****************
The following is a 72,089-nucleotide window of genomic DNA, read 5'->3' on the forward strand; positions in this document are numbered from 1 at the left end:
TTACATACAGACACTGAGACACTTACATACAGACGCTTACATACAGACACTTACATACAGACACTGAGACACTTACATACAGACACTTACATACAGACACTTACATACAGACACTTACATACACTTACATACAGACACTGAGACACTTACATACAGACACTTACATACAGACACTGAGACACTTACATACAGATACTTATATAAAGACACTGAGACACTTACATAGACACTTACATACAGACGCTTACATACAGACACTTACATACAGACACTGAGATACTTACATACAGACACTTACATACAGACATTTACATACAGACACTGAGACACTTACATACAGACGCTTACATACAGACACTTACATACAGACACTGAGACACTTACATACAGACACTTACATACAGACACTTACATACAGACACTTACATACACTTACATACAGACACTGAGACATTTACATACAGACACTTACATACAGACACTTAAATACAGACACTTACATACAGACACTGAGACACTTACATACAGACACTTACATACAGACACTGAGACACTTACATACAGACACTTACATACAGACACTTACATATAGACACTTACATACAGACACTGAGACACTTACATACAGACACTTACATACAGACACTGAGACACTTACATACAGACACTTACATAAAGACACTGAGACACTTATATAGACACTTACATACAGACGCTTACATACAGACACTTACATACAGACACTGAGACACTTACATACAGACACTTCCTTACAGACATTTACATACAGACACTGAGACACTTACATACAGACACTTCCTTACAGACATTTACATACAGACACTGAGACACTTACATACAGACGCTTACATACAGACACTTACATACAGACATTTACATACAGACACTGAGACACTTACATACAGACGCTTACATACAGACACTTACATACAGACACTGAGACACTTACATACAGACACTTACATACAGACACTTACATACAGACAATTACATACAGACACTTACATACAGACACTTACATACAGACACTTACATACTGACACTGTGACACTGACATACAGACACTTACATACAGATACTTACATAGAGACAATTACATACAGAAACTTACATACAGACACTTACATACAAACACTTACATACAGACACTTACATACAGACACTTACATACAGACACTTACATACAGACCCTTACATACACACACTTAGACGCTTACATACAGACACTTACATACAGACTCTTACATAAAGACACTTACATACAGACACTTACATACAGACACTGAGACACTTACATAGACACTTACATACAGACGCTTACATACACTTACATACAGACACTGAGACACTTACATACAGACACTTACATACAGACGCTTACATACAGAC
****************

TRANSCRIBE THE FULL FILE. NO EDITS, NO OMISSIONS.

The following is a 72,089-nucleotide window of genomic DNA, read 5'->3' on the forward strand; positions in this document are numbered from 1 at the left end:
TTACATACAGACACTGAGACACTTACATACAGACGCTTACATACAGACACTTACATACAGACACTGAGACACTTACATACAGACACTTACATACAGACACTTACATACAGACACTTACATACACTTACATACAGACACTGAGACACTTACATACAGACACTTACATACAGACACTGAGACACTTACATACAGATACTTATATAAAGACACTGAGACACTTACATAGACACTTACATACAGACGCTTACATACAGACACTTACATACAGACACTGAGATACTTACATACAGACACTTACATACAGACATTTACATACAGACACTGAGACACTTACATACAGACGCTTACATACAGACACTTACATACAGACACTGAGACACTTACATACAGACACTTACATACAGACACTTACATACAGACACTTACATACACTTACATACAGACACTGAGACATTTACATACAGACACTTACATACAGACACTTAAATACAGACACTTACATACAGACACTGAGACACTTACATACAGACACTTACATACAGACACTGAGACACTTACATACAGACACTTACATACAGACACTTACATATAGACACTTACATACAGACACTGAGACACTTACATACAGACACTTACATACAGACACTGAGACACTTACATACAGACACTTACATAAAGACACTGAGACACTTATATAGACACTTACATACAGACGCTTACATACAGACACTTACATACAGACACTGAGACACTTACATACAGACACTTCCTTACAGACATTTACATACAGACACTGAGACACTTACATACAGACACTTCCTTACAGACATTTACATACAGACACTGAGACACTTACATACAGACGCTTACATACAGACACTTACATACAGACATTTACATACAGACACTGAGACACTTACATACAGACGCTTACATACAGACACTTACATACAGACACTGAGACACTTACATACAGACACTTACATACAGACACTTACATACAGACAATTACATACAGACACTTACATACAGACACTTACATACAGACACTTACATACTGACACTGTGACACTGACATACAGACACTTACATACAGATACTTACATAGAGACAATTACATACAGAAACTTACATACAGACACTTACATACAAACACTTACATACAGACACTTACATACAGACACTTACATACAGACACTTACATACAGACCCTTACATACACACACTTAGACGCTTACATACAGACACTTACATACAGACTCTTACATAAAGACACTTACATACAGACACTTACATACAGACACTGAGACACTTACATAGACACTTACATACAGACGCTTACATACACTTACATACAGACACTGAGACACTTACATACAGACACTTACATACAGACGCTTACATACAGAC